The Entartete Kunst exhibition, a large Nazi-organised show featuring hundreds of works of seized from German museums, was held in Munich’s Archaeological Institute in 1937. The exhibition aimed to denigrate modern art and promote the idea that the Nazi Party were the defenders of German culture.

    At the same time, a second show was staged in Munich, the first annual Große Deutsche Kunstausstellung (Great German Art Exhibition). This exhibition was designed as a showcase of the art which was approved of by the National Socialist government.

    “We will from now on, lead an unrelenting war of purification…, against the last elements which have displaced our Art.”

    Adolf Hitler speaking at the Day of German Art, Munich, 18 July 1937. As a young man, Hitler wanted to be an artist. He believed modern art was corrupt and that all art should be figurative.

  • The Reich Chamber of Culture Law

    The Reich Minister for Public Enlightenment and Propaganda is commissioned and empowered to combine the members of the professional groups in his area of responsibility in corporations under public law.

    In accordance with the above the following entities will be established:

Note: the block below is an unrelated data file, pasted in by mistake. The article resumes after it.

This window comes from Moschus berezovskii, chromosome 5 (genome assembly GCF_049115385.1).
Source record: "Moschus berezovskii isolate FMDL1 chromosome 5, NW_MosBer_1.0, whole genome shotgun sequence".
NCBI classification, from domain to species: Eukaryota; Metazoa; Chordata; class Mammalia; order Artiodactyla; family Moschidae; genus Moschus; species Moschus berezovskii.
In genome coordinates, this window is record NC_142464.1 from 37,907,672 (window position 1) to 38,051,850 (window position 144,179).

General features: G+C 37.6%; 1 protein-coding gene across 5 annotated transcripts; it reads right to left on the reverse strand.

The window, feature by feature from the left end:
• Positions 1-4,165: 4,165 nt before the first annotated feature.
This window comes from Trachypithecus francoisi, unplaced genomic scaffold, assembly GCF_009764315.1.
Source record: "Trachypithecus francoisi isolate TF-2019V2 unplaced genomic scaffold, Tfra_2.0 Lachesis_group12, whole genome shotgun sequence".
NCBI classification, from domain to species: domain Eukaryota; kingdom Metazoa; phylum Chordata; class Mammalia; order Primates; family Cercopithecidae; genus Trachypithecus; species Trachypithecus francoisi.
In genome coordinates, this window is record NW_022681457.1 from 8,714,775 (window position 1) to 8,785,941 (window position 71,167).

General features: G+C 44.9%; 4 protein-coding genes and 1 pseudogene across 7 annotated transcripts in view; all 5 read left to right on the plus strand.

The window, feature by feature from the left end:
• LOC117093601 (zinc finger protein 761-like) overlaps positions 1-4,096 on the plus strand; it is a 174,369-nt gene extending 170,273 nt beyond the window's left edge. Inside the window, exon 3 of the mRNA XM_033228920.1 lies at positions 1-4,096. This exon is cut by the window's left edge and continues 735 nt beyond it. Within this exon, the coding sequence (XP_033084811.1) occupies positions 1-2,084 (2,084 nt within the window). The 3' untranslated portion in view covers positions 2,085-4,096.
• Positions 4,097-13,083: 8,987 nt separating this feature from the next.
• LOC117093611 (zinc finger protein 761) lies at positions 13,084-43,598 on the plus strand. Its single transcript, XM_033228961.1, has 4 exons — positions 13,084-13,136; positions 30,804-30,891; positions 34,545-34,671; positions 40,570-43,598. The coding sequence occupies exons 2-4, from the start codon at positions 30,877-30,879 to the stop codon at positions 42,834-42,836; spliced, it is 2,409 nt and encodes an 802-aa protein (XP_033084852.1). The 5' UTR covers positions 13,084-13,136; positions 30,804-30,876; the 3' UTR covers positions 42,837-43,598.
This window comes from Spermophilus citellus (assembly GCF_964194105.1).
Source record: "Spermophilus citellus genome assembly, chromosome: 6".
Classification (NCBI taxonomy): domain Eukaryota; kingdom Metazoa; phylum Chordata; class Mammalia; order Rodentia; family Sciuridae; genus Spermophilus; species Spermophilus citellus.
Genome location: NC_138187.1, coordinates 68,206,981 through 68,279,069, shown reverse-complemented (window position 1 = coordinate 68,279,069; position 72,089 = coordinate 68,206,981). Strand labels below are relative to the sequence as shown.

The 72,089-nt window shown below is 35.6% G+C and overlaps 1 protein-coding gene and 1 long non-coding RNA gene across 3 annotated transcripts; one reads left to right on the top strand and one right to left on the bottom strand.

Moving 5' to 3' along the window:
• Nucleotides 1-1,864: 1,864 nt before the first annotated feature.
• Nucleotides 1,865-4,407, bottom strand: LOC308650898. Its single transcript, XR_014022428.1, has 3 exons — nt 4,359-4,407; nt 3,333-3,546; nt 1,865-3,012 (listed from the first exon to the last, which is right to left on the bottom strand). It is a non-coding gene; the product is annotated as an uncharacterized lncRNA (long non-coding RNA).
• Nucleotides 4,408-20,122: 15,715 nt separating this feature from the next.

– Reich Chamber of Literature
    – Reich Chamber of Press
    – Reich Chamber of Broadcasting
    – Reich Chamber of Theatre
    – Reich Chamber of Music
    – Reich Chamber of Visual Art

    Extract from the Reich Chamber of Culture Law of September 1933.

    The Law was signed by Hitler and by Minister for Public Enlightenment and Propaganda, Josef Goebbels.

    Once in power from 1933, the Nazis set about trying to control and coordinate the production of culture in Germany under the direction of the Reich Ministry for Public Enlightenment and Propaganda.

  • Flight From Persecution

    Political and racial persecution drove people to flee Nazi Germany and later Nazi-occupied areas, such as Austria and Czechoslovakia. Some of those who left had been targeted in the campaign against modern art.

    Britain was one destination for refugees in the 1930s, but there were many obstacles to gaining entry. Migrants to Britain had to have an offer of employment or prove to immigration officials that they had sufficient means to support themselves. Most refugees were only given temporary residence.

    Following an upsurge in the numbers of Jews seeking asylum in Britain after the German takeover of Austria (the Anschluss) in March 1938, bureaucratic barriers increased. Visas were introduced for those arriving from Germany and Austria. Nevertheless, by the time the Second World War started in September 1939, around 80,000 people escaping Nazi persecution had arrived in Britain.

  • Refugees and Culture in Britain

    Image of De La Warr Pavilion
    De La Warr Pavilion, Bexhill, Sussex (on the right), designed by Jewish-German architect, Erich Mendelsohn, postcard from the 1930s.
    Courtesy of Bexhill Museum.